A native of the Czech Republic, Jerabek signed his first NHL contract with the Montreal Canadiens in May 2017. After spending some time in the AHL and struggling to consistently earn a spot in the Canadiens’ lineup, he knew a trade was possible.

“My family, maybe we expected some trade. When its come with Caps and it was Washington, I was really happy.”


Jerabek said he came into the NHL with no expectations and was simply happy for the opportunity, but it is fair to wonder if he was not just the least bit frustrated with how he was utilized by Montreal.

For a player with experience playing for the national team, the Czech league and the KHL, getting only 25 games with a bad Montreal team seems a bit low.

“In first two weeks, I didn't know what's going on because the coaches just told me that I played well, but we just make some competition between the [defensemen] and that I have to wait for my next chance,” Jerabek said. “It was hard, but now I'm happy down here.”

Washington now offers a very different opportunity. In need of help on the blue line, Jeraebek has the chance to earn consistent playing time for a team on pace to reach the postseason.

Jerabek will not play in Saturday’s game against Buffalo, but he was hopeful he would be in the lineup for Monday’s game against the Columbus Blue Jackets.


For now, Jerabek and head coach Barry Trotz are unclear as to what his ultimate role on the team will be. With eight defensemen now on the roster, Trotz cautioned any lineup decision could not be rushed because of the trickle-down effect it will have on the other players.

“You always look at chemistry and all that with your group depending how high that player goes up the lineup, it affects different people,” Trotz said. “In a forward group, if you get a guy that you all of a sudden stick on the first line, there's four other guys that are bumped down and one guy's bumped out.”

The addition of Jerabek, however, offers the Caps another defenseman who can quickly move the puck out of the defensive zone, something the team has struggled with immensely throughout the season. Though he shoots left, he also said he is comfortable playing on the right said and has played there regularly over the past few years. That provides the lineup with some flexibility on the third pair behind Matt Niskanen and John Carlson.

As for Jerabek’s parents, they will be arriving in Washington on Saturday.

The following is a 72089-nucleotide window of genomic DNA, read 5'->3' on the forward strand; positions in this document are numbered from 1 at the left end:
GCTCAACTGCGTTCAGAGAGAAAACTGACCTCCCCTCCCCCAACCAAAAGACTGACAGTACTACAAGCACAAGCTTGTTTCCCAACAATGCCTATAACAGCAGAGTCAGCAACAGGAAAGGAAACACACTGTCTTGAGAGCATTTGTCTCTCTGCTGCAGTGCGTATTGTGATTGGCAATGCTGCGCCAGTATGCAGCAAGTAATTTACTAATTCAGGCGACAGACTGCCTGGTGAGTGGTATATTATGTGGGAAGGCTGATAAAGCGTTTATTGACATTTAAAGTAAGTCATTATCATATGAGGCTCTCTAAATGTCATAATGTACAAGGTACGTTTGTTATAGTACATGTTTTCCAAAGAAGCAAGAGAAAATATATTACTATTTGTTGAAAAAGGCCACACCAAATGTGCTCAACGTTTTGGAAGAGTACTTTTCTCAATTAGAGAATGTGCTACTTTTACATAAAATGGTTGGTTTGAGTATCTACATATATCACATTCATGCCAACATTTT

“I tried to figure out the situation with them to get them to here and they will come today,” he said. “So I'm really happy.”

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Warriors will visit D.C. kids instead of White House when they play Wizards

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Warriors will visit D.C. kids instead of White House when they play Wizards

Instead of visiting the White House when they come to Washington this week to play the Wizards, the defending-champion Golden State Warriors plan to hold an event with D.C.-area kids.

Their invitation was rescinded by president Donald Trump following a back-and-forth between the two sides last year. After the Warriors won the title, they openly questioned whether they should follow the tradition given many of the players and coaches disagree with his policies. Trump took the opportunity away before they came to a final decision.


The Warriors' event will be closed off to the media and held at an undisclosed location. It is set for Tuesday, the day before they play the Wizards at Capital One Arena. The Warriors had the option of holding a ceremony with other politicians in the Democratic party, but decided that would send the wrong message. 

"It's their championship. They got disinvited to the White House, so it's up to them what they wanted to do. So they made their plans," coach Steve Kerr said. "I want the players to have a good day and to do something positive and to enjoy what they're doing."

The Warriors are the first NBA team to make this choice since Trump was elected president. Last season, the Cleveland Cavaliers held their celebration with president Barack Obama in November. They did so just days after Trump was elected and LeBron James questioned at the time whether he would visit the White House with Trump in office.


Sports teams visiting the White House goes back to the mid-1800s. The first World Series title team to visit was the 1924 Washington Senators. By the 1960s, NBA teams were going and by the 1980s NFL and NHL teams made it a tradition.

Entire teams snubbing the White House is unusual, but many players have turned down the opportunity. In the NBA, some famous cases include Larry Bird in 1984 and Michael Jordan in 1991, according to Rolling Stone.

Perhaps the Warriors start a trend, or maybe it will be a one-off thing. Regardless, the alternative they chose is a respectable one.